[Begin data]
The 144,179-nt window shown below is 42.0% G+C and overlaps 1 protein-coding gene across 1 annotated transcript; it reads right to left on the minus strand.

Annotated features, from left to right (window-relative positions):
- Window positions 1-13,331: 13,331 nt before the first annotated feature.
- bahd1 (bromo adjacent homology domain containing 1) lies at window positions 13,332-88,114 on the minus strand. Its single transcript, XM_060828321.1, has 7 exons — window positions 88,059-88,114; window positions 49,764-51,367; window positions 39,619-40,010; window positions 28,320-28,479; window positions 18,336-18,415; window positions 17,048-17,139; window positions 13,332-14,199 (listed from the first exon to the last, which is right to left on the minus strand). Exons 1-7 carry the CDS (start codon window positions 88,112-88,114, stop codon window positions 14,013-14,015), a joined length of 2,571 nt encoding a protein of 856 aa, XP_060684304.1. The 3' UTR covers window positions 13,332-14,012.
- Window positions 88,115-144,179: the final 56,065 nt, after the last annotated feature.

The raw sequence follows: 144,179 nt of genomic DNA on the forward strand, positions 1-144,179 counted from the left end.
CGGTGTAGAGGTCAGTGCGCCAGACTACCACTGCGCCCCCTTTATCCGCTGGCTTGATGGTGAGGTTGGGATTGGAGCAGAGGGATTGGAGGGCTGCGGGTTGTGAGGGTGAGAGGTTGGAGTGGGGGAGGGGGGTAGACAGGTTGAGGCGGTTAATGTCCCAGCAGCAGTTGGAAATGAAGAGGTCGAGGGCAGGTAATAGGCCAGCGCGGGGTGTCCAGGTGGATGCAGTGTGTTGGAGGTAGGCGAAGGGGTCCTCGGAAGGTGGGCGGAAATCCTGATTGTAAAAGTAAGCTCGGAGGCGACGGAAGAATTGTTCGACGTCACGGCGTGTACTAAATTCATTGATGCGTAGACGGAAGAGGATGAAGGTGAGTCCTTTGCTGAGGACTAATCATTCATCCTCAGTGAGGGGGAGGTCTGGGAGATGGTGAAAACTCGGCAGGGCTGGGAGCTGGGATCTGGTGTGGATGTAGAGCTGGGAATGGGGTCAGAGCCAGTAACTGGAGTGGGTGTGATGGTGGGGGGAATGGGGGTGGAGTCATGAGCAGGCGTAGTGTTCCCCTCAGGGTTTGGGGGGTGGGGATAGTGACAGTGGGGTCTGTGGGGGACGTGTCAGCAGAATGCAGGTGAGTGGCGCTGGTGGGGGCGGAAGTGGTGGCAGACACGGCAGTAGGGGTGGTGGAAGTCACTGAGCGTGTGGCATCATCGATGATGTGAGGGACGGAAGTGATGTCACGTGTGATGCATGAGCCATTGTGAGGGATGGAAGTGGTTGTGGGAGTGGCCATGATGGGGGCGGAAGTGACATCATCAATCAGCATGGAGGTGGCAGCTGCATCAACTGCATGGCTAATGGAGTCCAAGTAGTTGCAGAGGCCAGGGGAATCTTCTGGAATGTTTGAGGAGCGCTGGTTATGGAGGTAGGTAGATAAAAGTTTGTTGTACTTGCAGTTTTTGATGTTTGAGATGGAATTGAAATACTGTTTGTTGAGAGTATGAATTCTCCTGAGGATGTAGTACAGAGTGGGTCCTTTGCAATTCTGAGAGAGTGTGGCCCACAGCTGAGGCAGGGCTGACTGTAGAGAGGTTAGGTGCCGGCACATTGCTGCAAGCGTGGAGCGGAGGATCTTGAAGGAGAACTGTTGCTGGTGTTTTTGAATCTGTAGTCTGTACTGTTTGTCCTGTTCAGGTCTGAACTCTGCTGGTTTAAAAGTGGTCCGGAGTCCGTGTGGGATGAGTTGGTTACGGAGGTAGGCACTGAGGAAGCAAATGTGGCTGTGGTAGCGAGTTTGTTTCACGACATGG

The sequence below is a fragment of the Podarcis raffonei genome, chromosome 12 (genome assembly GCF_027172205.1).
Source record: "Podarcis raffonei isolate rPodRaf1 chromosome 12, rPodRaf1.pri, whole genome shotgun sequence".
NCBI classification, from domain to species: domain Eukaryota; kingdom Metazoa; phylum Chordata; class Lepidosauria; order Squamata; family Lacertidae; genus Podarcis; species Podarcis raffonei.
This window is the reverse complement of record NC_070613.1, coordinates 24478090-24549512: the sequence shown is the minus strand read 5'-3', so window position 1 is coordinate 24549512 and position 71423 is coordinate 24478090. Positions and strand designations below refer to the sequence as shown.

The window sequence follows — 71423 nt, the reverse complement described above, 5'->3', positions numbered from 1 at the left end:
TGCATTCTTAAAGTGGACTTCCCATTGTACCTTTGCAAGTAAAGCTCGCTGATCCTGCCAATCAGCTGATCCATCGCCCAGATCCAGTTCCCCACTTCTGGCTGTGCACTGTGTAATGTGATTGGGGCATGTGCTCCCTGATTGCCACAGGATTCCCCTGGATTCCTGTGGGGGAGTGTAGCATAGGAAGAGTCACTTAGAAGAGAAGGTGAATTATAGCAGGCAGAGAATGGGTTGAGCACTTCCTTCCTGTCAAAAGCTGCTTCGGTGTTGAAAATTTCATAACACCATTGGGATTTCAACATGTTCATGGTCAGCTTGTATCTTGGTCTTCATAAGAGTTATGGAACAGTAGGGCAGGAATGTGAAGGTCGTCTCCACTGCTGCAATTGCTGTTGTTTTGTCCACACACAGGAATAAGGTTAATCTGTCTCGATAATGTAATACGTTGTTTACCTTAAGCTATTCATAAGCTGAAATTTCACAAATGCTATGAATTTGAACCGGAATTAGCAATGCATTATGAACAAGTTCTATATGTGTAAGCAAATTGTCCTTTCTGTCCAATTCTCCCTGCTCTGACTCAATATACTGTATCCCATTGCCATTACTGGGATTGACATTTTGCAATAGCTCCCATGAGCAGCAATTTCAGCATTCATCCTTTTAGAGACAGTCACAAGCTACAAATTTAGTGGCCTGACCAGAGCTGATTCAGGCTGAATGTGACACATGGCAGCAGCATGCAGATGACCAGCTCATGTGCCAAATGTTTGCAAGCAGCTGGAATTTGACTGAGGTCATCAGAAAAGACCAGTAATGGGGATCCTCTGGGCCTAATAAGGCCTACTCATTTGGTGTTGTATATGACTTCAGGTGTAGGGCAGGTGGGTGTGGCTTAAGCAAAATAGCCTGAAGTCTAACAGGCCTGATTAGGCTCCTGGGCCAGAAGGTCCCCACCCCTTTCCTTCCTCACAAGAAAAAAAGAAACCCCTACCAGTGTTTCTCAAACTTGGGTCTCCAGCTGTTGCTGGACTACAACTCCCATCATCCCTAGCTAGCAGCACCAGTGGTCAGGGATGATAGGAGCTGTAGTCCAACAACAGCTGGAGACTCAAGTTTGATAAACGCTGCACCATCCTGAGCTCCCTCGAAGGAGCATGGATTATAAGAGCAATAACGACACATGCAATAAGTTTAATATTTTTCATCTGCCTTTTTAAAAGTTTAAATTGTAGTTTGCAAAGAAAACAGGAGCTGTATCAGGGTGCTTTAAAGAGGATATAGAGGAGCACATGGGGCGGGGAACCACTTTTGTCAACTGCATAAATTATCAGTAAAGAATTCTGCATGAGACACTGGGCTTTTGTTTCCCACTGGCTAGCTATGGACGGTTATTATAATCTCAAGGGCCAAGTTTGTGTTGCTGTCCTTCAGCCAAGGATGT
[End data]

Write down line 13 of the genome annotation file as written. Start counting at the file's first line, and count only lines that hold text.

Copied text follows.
TGCATTCTTAAAGTGGACTTCCCATTGTACCTTTGCAAGTAAAGCTCGCTGATCCTGCCAATCAGCTGATCCATCGCCCAGATCCAGTTCCCCACTTCTGGCTGTGCACTGTGTAATGTGATTGGGGCATGTGCTCCCTGATTGCCACAGGATTCCCCTGGATTCCTGTGGGGGAGTGTAGCATAGGAAGAGTCACTTAGAAGAGAAGGTGAATTATAGCAGGCAGAGAATGGGTTGAGCACTTCCTTCCTGTCAAAAGCTGCTTCGGTGTTGAAAATTTCATAACACCATTGGGATTTCAACATGTTCATGGTCAGCTTGTATCTTGGTCTTCATAAGAGTTATGGAACAGTAGGGCAGGAATGTGAAGGTCGTCTCCACTGCTGCAATTGCTGTTGTTTTGTCCACACACAGGAATAAGGTTAATCTGTCTCGATAATGTAATACGTTGTTTACCTTAAGCTATTCATAAGCTGAAATTTCACAAATGCTATGAATTTGAACCGGAATTAGCAATGCATTATGAACAAGTTCTATATGTGTAAGCAAATTGTCCTTTCTGTCCAATTCTCCCTGCTCTGACTCAATATACTGTATCCCATTGCCATTACTGGGATTGACATTTTGCAATAGCTCCCATGAGCAGCAATTTCAGCATTCATCCTTTTAGAGACAGTCACAAGCTACAAATTTAGTGGCCTGACCAGAGCTGATTCAGGCTGAATGTGACACATGGCAGCAGCATGCAGATGACCAGCTCATGTGCCAAATGTTTGCAAGCAGCTGGAATTTGACTGAGGTCATCAGAAAAGACCAGTAATGGGGATCCTCTGGGCCTAATAAGGCCTACTCATTTGGTGTTGTATATGACTTCAGGTGTAGGGCAGGTGGGTGTGGCTTAAGCAAAATAGCCTGAAGTCTAACAGGCCTGATTAGGCTCCTGGGCCAGAAGGTCCCCACCCCTTTCCTTCCTCACAAGAAAAAAAGAAACCCCTACCAGTGTTTCTCAAACTTGGGTCTCCAGCTGTTGCTGGACTACAACTCCCATCATCCCTAGCTAGCAGCACCAGTGGTCAGGGATGATAGGAGCTGTAGTCCAACAACAGCTGGAGACTCAAGTTTGATAAACGCTGCACCATCCTGAGCTCCCTCGAAGGAGCATGGATTATAAGAGCAATAACGACACATGCAATAAGTTTAATATTTTTCATCTGCCTTTTTAAAAGTTTAAATTGTAGTTTGCAAAGAAAACAGGAGCTGTATCAGGGTGCTTTAAAGAGGATATAGAGGAGCACATGGGGCGGGGAACCACTTTTGTCAACTGCATAAATTATCAGTAAAGAATTCTGCATGAGACACTGGGCTTTTGTTTCCCACTGGCTAGCTATGGACGGTTATTATAATCTCAAGGGCCAAGTTTGTGTTGCTGTCCTTCAGCCAAGGATGT